Blessed are the flexible as they won’t be bent out of shape

When it comes to gardening, this is so true. As gardeners, we are constantly adapting and modifying our plans, trying to work with the seasons which change from year to year, the conditions within our gardens, and our schedules.

While there are ideal times we should try and do certain jobs in the garden, I think its important to use these as ‘guides’ and not get too bent out of shape if we can’t do things on time. For example, we ‘should’ sow sweet peas on St Patrick’s Day, plant garlic in April – May and prune roses in July to name but a few of the garden timings that apply to Adelaide and The Hills, but these ‘shoulds’ are to be used as a guide and not an absolute.

Recently I read a local post on social media where someone made a statement, rather than a suggestion, and it concerned me. No doubt I have been guilty of this in the past too, as I have been writing for this publication alone for over 25 years, however I will be more aware of this from now on.

As a working mum of five aged between 14 and 20 years old, I get a lot less time in my garden than most people imagine. As I write this, I have spent several hours in the garden this afternoon and managed to only tick off only one job off my list of 20+ things that all need to be done now. I am sure I am not alone in feeling that there is always more to do in the garden than I get done. As a result, many of the things I plan to do, don’t get done when they should. The interesting thing is that, in most cases, they still work anyway. I could say I plan to do things late as this garden is my ‘dirt lab’, and I am experimenting with just how late you can be doing things before they don’t work…………………… but that would be a lie, trying to justify me running late.

Last year I sowed sweet peas in June (2-3 months late) and they bloomed a treat in spring. This year, some that self-seeded have already germinated in my garden and have been up and growing strong since early February. I was running late with garlic planting last year too, and it went in in late June early July (2-3 months late) and the bulbs still grew. Perhaps they are not quite as big as they would have been if I had done it sooner, but really it did not matter. I have been known to miss pruning the odd rose till September and they still bloom in spring, albeit a bit later than they would have if I had done it on time.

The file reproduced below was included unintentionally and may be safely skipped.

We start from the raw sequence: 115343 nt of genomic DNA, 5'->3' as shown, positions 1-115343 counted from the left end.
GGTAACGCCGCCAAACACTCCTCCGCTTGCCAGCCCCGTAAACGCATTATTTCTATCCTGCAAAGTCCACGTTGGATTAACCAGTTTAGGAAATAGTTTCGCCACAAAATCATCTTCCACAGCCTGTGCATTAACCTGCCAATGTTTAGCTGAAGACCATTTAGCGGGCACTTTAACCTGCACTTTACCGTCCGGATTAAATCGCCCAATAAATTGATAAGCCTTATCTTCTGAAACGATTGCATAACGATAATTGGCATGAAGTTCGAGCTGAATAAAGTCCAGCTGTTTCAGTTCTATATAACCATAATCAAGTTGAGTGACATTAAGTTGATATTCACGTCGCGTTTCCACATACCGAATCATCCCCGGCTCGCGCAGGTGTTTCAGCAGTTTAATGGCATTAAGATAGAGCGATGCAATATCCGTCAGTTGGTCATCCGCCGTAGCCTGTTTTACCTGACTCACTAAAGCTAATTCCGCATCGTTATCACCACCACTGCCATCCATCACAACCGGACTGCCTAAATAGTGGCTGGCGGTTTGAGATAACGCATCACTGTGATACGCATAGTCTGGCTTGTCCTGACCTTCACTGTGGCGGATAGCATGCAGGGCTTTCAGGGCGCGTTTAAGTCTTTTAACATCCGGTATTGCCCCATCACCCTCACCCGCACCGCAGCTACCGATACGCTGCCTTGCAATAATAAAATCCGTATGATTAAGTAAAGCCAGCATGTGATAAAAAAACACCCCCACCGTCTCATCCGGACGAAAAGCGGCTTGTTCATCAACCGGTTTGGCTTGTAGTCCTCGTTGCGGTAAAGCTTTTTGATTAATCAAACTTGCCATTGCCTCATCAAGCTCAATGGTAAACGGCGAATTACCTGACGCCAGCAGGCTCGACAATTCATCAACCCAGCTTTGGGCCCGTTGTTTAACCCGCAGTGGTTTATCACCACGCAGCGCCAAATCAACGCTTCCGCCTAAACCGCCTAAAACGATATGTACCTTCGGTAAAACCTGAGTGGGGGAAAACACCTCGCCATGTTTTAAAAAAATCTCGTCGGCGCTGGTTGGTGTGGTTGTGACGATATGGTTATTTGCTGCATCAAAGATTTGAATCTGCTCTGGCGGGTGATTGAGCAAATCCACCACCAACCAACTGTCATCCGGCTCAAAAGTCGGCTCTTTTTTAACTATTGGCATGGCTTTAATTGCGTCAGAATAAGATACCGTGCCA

So, as we head into autumn and many people get ready to plant cool season crops, let me not make statements, but instead suggestions. It is great if you can start planting in March while the weather is mild (we all hope, even though we can get 40-degree days this month) and the ground is still warm. However, if you haven’t yet done good soil prep, take your time to do it properly before you plant, as the quality of your crop is determined by the quality of your soil. Just like a good house needs to be set upon good foundations, the soil in your vegie patch is the foundation for that season’s vegies. Racing to do an early planting of vegies into ordinary soil will not give you a good harvest. Crops of vegies like broccoli which are planted now will be ready to pick in 8 weeks so late May or early June under ideal growing conditions. Then when you cut the main stem, some varieties like ‘Belstar’ and ‘Imperial’ develop side shoots and these smaller heads to keep cropping for you for several more months. Avoid varieties like ‘Marathon’, ‘Prophet’ and ‘Romanesco’ if you want these side shoots as they only produce a large main head. It is quite a good idea to plant an early crop of one of the sprouting or broccolini types, whether it be the Chinese, ‘Kailaan’, ‘Baby’, ‘Brocky’ or another similar small headed forms, as these will give you your first harvest.